Of course, at this point we begin to really see who Ashmore is. There have been hints along the way that he isn’t quite the villain we thought at first. And here we see the true measure of who he is. Arrogant, yes. But not unkind. Just very, very reckless. Which leads us to the major twist in the story. Hopefully, if people have been reading carefully this shouldn’t be a complete surprise, or at least it hopefully doesn’t come out of left field. Hints were certainly dropped, and Wilhelmina’s actions will actually make more sense in previous books. It’s no fun to explain a book, so I won’t. But if you look back at how easily Wilhelmina (seemed) to adjust to G&W’s life, you might find that suspicious now. And Wilhelmina being upset when Helen returned wasn’t jealousy, really. She really thought she’d escaped her fate and her mission, which she didn’t really want to do any more… and Helen’s return changed all that. I really liked Wilhelmina. My friend Laura, who was a beta reader for me, hated her. And I can see that. She’s the sort of character in a book that you can come to hate. She starts off so awkward and she’s not a good adventurer and she’s getting in-between the main duo. But I hope that a lot of readers liked her and felt as betrayed by her actions as G&W did. That was hard to write, her ending. Which, to me, meant it was the right thing.

And I hope people didn’t find it TOO cut and dried. Because, in the end, putting aside Wilhelmina’s religious motivations, she might have a point. Should anyone wield as much power over events as Helen, Josiah and Ashmore now do? I think it’s a valid question, and one I hope the reader thinks about.

I’m not going to say a great deal about the end, because I’d like for it to stand on it’s own, for the most part. All in all, I’m really proud of these books. Even months later after the final book was published, I remain happy that they were (hopefully) fun adventure books that also explored some important (to me) themes, if more in the background. The final moments of the book, and the final choices that the characters make are really important to me, not just in the book but in real life as well. It’s always so hard to know, when you’re writing something, how others will perceive your work. That’s why I like to read the reviews people write about them. There are times I’m a bit perplexed by what people have said, but it’s always interesting. And I’m so happy that thousands of people have given the book a chance. I hope we can pick up some more, too.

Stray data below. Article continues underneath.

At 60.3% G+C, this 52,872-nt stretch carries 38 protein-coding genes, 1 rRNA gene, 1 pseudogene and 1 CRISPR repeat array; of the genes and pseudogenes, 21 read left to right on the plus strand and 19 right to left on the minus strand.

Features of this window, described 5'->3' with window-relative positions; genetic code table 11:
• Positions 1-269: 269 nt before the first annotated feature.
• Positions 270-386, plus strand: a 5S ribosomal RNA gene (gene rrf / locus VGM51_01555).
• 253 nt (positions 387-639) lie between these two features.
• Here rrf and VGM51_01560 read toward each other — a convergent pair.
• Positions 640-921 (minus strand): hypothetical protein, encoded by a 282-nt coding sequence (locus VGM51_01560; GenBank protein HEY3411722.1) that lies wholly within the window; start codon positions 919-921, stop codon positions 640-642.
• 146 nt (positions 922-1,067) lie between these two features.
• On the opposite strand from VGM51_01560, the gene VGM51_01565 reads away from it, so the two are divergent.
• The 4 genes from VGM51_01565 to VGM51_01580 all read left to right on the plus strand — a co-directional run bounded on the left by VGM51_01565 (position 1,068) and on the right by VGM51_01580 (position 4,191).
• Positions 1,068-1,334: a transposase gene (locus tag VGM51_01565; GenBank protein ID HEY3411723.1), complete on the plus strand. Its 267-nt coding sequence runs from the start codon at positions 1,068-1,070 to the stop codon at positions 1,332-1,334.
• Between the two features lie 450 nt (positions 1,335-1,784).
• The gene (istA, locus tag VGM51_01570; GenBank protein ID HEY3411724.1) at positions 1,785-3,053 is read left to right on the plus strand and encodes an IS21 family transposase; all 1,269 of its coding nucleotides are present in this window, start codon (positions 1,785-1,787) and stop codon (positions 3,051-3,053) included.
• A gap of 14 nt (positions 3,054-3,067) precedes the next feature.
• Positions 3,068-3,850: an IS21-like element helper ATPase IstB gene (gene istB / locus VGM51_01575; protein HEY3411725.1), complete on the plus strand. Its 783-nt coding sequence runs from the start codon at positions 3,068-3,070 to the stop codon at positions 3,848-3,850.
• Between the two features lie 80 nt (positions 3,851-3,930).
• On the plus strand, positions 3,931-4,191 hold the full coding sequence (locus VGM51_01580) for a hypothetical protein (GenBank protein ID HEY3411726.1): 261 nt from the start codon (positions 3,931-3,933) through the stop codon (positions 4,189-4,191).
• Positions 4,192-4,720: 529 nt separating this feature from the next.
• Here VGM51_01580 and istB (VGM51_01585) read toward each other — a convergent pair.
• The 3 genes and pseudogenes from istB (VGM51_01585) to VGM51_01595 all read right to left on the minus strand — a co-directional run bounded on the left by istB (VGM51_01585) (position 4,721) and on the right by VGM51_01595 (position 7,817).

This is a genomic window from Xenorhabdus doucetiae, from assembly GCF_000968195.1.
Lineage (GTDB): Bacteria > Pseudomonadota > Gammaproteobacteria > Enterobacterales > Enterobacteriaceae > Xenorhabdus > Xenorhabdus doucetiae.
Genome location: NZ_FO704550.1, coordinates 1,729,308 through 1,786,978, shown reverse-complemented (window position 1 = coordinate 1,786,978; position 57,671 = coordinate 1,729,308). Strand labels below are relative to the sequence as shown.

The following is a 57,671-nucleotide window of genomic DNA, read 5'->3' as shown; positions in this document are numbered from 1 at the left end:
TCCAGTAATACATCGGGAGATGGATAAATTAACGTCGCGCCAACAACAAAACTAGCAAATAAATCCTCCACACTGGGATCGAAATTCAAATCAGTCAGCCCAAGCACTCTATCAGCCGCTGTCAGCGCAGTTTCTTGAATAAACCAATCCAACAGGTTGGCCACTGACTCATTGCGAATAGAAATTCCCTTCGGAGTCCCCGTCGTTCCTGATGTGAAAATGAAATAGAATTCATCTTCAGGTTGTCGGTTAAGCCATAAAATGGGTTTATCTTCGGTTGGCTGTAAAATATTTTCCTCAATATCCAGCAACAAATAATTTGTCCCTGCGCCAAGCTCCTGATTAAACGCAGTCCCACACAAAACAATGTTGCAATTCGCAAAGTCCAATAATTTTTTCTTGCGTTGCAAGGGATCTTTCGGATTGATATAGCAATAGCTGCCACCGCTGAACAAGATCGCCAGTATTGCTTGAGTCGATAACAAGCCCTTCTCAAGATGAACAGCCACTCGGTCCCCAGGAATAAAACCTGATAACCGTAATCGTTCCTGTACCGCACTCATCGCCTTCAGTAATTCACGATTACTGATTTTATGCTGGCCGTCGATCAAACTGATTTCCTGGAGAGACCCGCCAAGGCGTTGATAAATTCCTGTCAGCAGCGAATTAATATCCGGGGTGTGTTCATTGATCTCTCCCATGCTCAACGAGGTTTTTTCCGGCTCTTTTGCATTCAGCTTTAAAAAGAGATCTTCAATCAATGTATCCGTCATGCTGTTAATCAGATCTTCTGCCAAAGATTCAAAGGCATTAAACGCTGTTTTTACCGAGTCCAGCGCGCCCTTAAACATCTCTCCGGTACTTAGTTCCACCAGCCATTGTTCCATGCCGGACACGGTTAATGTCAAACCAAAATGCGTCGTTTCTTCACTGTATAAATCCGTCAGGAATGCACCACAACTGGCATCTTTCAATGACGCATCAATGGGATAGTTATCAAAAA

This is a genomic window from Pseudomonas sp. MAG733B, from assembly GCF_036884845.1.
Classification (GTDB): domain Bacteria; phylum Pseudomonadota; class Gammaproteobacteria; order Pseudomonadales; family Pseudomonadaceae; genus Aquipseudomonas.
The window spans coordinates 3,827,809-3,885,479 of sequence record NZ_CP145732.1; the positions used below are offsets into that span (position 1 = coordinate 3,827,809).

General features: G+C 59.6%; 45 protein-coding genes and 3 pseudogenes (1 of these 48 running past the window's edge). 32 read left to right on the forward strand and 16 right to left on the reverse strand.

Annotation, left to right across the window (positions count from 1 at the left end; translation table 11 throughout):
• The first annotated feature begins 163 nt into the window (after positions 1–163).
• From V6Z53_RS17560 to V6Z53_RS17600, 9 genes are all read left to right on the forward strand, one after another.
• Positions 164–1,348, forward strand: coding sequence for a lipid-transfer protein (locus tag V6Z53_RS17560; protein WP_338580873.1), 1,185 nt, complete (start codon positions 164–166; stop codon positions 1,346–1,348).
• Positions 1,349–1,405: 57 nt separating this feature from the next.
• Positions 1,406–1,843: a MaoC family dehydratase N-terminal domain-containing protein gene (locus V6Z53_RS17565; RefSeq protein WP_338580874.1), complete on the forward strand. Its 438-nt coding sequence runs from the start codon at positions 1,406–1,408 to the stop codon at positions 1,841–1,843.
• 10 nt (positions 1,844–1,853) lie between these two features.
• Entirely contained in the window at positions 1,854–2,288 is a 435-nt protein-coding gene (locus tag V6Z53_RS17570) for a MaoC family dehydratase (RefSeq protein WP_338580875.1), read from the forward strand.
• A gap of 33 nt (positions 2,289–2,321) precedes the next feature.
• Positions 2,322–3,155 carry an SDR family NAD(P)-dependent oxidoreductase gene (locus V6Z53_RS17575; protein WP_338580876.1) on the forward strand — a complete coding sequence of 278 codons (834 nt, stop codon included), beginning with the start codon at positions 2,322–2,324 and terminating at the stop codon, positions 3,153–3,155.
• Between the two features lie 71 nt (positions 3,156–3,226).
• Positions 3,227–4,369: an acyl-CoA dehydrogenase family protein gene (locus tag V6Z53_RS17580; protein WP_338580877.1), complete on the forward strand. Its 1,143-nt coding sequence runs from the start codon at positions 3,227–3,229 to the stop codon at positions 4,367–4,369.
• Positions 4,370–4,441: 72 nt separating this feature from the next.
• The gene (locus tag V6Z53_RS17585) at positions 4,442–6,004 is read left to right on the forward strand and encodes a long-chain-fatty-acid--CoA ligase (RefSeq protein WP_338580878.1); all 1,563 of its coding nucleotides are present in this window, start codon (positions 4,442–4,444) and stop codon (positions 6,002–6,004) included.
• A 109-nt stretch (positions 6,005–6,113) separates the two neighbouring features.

One of the main themes of the book is the concept of time as a spiral. When the thought came to me (independent of the book) all those years ago, I really loved the idea. I doubt it’s very scientific. But, the spiral is everywhere in our universe. And there was something so romantically appealing about even the end of everything not really being the end. I’d heard of the theory that the beginning and end of the universe might be the same moment. But a loop sounded so boring. But a spiral, where even time itself can evolve, where the sequence of our lives can grow, and possibly even get better… well, it appealed to me, anyway.

So, is this the end? Perhaps. Or maybe it’s the beginning.